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Thursday, December 05, 2019

Out now! A wonderful new book on the life and work of Charlie Grigg

Just in time for Christmas is this marvellous surprise that would make an ideal present. The Life of Charlie 'Chas' Grigg, The Black Country's best kept secret is a 160 page paperback on quality paper and will be the best £10 you'll spend this year. 

In case you didn't already know, Charlie Grigg was one of D.C. Thomson's premier artists, drawing Korky the Cat, Desperate Dan, The Umbrella Men, The Red Wrecker, Splodge, Foxy, and many more strips that delighted millions of children over the years. When he retired from comics in the 1980s he went on to illustrate numerous "saucy seaside postcards" for Bamforth; fantastic full colour works delighting many adults. 
Sadly, in his later years, Charlie developed dementia, until he passed away in 2013. His family are dedicating half the proceeds of this book to The Alzheimer's Society and half to the Me, Myself and I group which gives support to people looking after others long term. 
The Life of Charlie 'Chas' Grigg is a wonderful book, written by Dr Brian Dakin in collaboration with the Grigg family to celebrate Charlie's life and work and his relationship with the Black Country, an area of the Midlands that derived its name from the industrial times.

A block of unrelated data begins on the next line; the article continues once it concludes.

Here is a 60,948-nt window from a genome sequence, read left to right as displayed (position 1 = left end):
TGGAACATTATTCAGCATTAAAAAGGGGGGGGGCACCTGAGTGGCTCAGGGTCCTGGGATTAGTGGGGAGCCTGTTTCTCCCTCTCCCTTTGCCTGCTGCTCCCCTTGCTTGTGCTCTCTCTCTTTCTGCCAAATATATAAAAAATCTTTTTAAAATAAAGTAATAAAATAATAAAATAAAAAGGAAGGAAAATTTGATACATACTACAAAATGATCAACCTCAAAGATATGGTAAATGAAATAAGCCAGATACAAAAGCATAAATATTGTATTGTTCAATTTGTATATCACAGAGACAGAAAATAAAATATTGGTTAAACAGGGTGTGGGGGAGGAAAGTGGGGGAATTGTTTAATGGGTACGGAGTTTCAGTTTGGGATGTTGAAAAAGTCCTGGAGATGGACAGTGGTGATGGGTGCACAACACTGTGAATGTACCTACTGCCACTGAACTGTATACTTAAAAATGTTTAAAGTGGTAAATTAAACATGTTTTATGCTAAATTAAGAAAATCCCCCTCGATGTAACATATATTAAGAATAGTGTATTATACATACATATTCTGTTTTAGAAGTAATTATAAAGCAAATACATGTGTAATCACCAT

The book includes memories and anecdotes from Charlie's relatives and friends, as well as a good portion written by Charlie himself years ago, recounting his career and the various strips he drew. It's profusely illustrated with well reproduced strips, covers, photographs and other pieces of artwork showing Charlie's immense talent. There's also letters of correspondence shown from D.C. Thomson and others, and additional work that Charlie drew for calendars, birthday cards, etc. 
This really is the perfect book for all fans of Charlie Griggs' work and for aficionados of British comics in general. You can buy it directly from this link:

Charlie Grigg was the first artist that made an impression on me when I saw his Korky cover on the first Dandy I had in 1964. I was captivated by it right away, and seeing what Korky got up to next was a highpoint of my week when I was five years old. I still enjoy looking back at his work now I'm a 60 year old. He was one of the best comic artists the UK has produced and could handle humour and light adventure strips with equal skill. This book is a fine tribute to the man. Don't miss it!

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6 comments:

Peter Gray said...

Just bought... also enjoyed the Terry Bave one ...hope more comic artists will share in book form etc..

Lew Stringer said...

Do you have Leo Baxendale's 'A Very Funny Business', Peter? That was the artist's autobiography that I really enjoyed. Published in 1978 and probably expensive now but worth seeking out.

Steve Maslin said...

A true master. As a kid in the early 70s, the Dandy felt a bit dated with Black Bob and Winker Watson, so I was very much a Beano boy. But always got the annual because of Charlie Grigg's covers and was sometimes tempted to buy the comic as well.

Lew Stringer said...

It was the old fashioned look of The Dandy that appealed to me the most I think. The town I grew up in still looked very much like the 1940s/50s even in the 1960s/70s so it appealed to me. Beano of the 1970s seemed middle class by comparison. Charlie Grigg's work transcended that though I think and looked contemporary for any age.

Unknown said...

Thanks for the heads up lew. Ordered immediately. Would never have known about this if not for your blog

Lew Stringer said...

That's good to hear. I'm sure you'll enjoy it.

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